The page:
A D.C.-based fish wholesaler wants to open a fish processing plant, fish market, brewery and aquaculture facility in northern College Park’s Branchville neighborhood that would employ more than 350 workers. But the company has hurdles to overcome, including potential opposition to industrial development from residential neighbors, a lack of financing, and the fact that it does not own the land nor has not reached an agreement with the property owners. The site in question is the former Stone Industrial property near the intersection of 51st Avenue and Branchville Road. Bordering a suburban neighborhood, the Stone Industrial property once housed a plastic-tubing manufacturer. In 2018, the business closed and the property was sold to Finmarc for $6.2 million, which is still actively pursuing a plan to redevelop the site into a mix of townhomes and apartments.

College Park to tweak animal laws; redesign city seal

College Park City Council will redesign the city seal to make it more legible, and to remove an anachronistic cross depicted on the seal’s rendition of the University of Maryland chapel. 

According to City Manager Scott Somers, the city seal redesign was proposed by the architects and designers involved in the construction of a new College Park City Hall, which will feature a large city seal behind the council dais. The designers noted the existing city seal’s hand-drawn design does not translate well into a large format, with irregular lines becoming pronounced. They proposed a new design that straightens the lines on the finer details within the seal. During discussions about this, it was noted that the chapel on the seal has a cross, while the chapel – which has always been non-denominational – does not have a cross.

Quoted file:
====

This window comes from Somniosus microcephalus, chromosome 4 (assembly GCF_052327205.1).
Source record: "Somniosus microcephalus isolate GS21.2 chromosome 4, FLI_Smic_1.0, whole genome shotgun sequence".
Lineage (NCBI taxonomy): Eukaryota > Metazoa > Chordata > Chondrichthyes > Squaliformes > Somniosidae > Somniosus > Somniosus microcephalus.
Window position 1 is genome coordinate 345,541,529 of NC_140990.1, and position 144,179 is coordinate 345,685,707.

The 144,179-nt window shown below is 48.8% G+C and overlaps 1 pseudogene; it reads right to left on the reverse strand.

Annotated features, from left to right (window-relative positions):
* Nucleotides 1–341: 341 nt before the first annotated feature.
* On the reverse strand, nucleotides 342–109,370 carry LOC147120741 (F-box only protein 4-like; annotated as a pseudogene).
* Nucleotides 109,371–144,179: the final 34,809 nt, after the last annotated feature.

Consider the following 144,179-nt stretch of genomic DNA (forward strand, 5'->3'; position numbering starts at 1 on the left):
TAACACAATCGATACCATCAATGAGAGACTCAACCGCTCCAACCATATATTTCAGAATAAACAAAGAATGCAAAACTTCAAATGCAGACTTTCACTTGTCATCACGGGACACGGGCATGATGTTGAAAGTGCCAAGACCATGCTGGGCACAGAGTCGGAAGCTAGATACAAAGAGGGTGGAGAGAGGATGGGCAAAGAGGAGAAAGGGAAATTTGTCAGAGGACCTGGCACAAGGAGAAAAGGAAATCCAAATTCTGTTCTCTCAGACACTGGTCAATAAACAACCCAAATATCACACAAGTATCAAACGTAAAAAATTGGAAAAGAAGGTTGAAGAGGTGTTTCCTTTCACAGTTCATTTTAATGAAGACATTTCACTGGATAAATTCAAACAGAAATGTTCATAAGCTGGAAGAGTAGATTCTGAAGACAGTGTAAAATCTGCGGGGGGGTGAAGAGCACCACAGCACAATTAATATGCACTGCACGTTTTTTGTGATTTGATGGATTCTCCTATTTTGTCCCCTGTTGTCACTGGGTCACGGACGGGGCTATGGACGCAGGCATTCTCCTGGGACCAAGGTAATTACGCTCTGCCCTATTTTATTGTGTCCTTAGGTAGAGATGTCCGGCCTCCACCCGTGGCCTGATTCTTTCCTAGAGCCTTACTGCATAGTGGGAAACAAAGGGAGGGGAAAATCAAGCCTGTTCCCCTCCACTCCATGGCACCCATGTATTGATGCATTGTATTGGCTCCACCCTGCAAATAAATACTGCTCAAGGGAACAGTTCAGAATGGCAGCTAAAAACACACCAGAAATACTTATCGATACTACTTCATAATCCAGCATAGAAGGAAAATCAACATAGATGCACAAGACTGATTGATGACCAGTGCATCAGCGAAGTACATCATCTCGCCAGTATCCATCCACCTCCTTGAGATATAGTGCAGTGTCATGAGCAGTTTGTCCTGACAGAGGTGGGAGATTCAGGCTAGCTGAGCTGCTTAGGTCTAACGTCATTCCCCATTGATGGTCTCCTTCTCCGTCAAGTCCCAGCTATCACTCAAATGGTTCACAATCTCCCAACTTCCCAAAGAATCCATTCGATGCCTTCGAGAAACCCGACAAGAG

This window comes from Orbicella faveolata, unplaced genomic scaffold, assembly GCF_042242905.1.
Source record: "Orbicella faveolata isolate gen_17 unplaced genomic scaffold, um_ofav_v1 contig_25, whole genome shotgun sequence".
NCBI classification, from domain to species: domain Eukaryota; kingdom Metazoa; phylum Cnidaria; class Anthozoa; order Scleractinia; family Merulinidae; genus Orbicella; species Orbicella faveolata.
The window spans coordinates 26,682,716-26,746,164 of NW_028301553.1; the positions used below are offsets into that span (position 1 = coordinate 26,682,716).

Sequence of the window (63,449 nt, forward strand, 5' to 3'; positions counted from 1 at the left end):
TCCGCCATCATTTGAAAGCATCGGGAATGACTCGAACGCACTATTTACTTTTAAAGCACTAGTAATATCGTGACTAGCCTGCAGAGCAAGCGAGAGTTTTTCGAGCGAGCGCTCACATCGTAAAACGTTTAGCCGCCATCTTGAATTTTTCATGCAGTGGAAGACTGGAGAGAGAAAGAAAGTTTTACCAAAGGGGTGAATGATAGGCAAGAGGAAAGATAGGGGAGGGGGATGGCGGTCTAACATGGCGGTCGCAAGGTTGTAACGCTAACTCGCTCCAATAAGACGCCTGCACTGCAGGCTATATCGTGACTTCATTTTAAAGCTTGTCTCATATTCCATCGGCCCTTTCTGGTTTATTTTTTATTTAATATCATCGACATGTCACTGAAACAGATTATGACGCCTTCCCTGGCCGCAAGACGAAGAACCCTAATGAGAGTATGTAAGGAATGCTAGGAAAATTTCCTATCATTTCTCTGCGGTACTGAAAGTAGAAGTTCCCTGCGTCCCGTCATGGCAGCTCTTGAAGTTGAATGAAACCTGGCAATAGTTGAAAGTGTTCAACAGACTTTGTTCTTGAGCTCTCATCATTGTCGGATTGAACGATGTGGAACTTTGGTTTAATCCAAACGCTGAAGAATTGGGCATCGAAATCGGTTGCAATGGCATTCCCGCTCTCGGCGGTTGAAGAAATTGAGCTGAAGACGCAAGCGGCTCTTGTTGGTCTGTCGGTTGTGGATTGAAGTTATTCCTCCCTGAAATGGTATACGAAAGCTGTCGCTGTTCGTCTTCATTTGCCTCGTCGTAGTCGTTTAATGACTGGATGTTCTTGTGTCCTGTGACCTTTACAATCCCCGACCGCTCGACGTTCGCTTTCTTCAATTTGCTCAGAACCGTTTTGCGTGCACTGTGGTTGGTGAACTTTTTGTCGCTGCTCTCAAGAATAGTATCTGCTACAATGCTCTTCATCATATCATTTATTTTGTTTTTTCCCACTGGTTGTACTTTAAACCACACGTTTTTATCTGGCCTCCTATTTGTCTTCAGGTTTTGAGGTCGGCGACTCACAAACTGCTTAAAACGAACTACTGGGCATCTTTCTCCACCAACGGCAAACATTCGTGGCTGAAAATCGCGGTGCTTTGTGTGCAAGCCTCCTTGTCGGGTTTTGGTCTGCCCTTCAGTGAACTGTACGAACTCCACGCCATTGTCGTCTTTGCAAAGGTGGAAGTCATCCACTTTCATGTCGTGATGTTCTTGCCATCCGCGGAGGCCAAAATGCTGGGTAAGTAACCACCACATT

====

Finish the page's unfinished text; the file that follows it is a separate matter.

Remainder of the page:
“The City Council on numerous occasions has stated its commitment to be a City that is welcoming and open to people of all faiths and backgrounds,” reads a memo from Somers about the seal redesign. “A cross on the chapel in the City Seal could be perceived as the City supporting some religions over other religions”

The matter received little discussion during City Council’s Oct.

Hyattsville Council sets affordable housing policy goals

In its effort to develop a comprehensive set of policies around affordable housing, Hyattsville City Council will focus on four key policy goals: increasing the number of units affordable for low income households, reducing property tax burdens, closing the racial homeownership gap, and to change regulations where possible to promote affordable housing production. 

This is the result of an hour-and-a-half discussion that came during a special worksession of Hyattsville City Council during its Oct. 5, 2020 meeting. The worksession and discussion was led by staff from Enterprise Community Partners, the consulting firm hired by Hyattsville to develop its affordable housing policy strategy. The resulting discussion gave insight into how the City Council, as a whole, was approaching this task.